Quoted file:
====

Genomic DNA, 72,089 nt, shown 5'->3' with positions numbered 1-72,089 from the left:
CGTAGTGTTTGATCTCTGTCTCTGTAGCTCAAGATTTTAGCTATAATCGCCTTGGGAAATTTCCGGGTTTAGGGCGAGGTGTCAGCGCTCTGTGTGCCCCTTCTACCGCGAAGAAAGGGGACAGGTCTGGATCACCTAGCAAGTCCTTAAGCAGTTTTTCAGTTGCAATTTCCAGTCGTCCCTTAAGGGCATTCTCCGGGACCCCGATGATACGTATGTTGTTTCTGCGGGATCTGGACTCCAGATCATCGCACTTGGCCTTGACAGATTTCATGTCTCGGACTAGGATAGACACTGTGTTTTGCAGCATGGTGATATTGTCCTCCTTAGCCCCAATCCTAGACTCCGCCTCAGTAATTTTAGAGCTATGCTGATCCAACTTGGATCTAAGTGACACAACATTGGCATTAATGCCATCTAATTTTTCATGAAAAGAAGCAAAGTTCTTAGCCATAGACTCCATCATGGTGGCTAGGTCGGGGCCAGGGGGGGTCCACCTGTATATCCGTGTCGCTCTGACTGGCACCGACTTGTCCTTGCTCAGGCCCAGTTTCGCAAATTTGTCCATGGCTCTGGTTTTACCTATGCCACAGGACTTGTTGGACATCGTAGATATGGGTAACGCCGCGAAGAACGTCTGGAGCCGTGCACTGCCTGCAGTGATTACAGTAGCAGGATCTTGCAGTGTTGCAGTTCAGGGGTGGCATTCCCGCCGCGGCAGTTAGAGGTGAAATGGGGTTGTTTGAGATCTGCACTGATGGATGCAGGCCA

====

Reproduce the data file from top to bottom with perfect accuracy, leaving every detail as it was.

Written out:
Genomic DNA, 72,089 nt, shown 5'->3' with positions numbered 1-72,089 from the left:
CGTAGTGTTTGATCTCTGTCTCTGTAGCTCAAGATTTTAGCTATAATCGCCTTGGGAAATTTCCGGGTTTAGGGCGAGGTGTCAGCGCTCTGTGTGCCCCTTCTACCGCGAAGAAAGGGGACAGGTCTGGATCACCTAGCAAGTCCTTAAGCAGTTTTTCAGTTGCAATTTCCAGTCGTCCCTTAAGGGCATTCTCCGGGACCCCGATGATACGTATGTTGTTTCTGCGGGATCTGGACTCCAGATCATCGCACTTGGCCTTGACAGATTTCATGTCTCGGACTAGGATAGACACTGTGTTTTGCAGCATGGTGATATTGTCCTCCTTAGCCCCAATCCTAGACTCCGCCTCAGTAATTTTAGAGCTATGCTGATCCAACTTGGATCTAAGTGACACAACATTGGCATTAATGCCATCTAATTTTTCATGAAAAGAAGCAAAGTTCTTAGCCATAGACTCCATCATGGTGGCTAGGTCGGGGCCAGGGGGGGTCCACCTGTATATCCGTGTCGCTCTGACTGGCACCGACTTGTCCTTGCTCAGGCCCAGTTTCGCAAATTTGTCCATGGCTCTGGTTTTACCTATGCCACAGGACTTGTTGGACATCGTAGATATGGGTAACGCCGCGAAGAACGTCTGGAGCCGTGCACTGCCTGCAGTGATTACAGTAGCAGGATCTTGCAGTGTTGCAGTTCAGGGGTGGCATTCCCGCCGCGGCAGTTAGAGGTGAAATGGGGTTGTTTGAGATCTGCACTGATGGATGCAGGCCA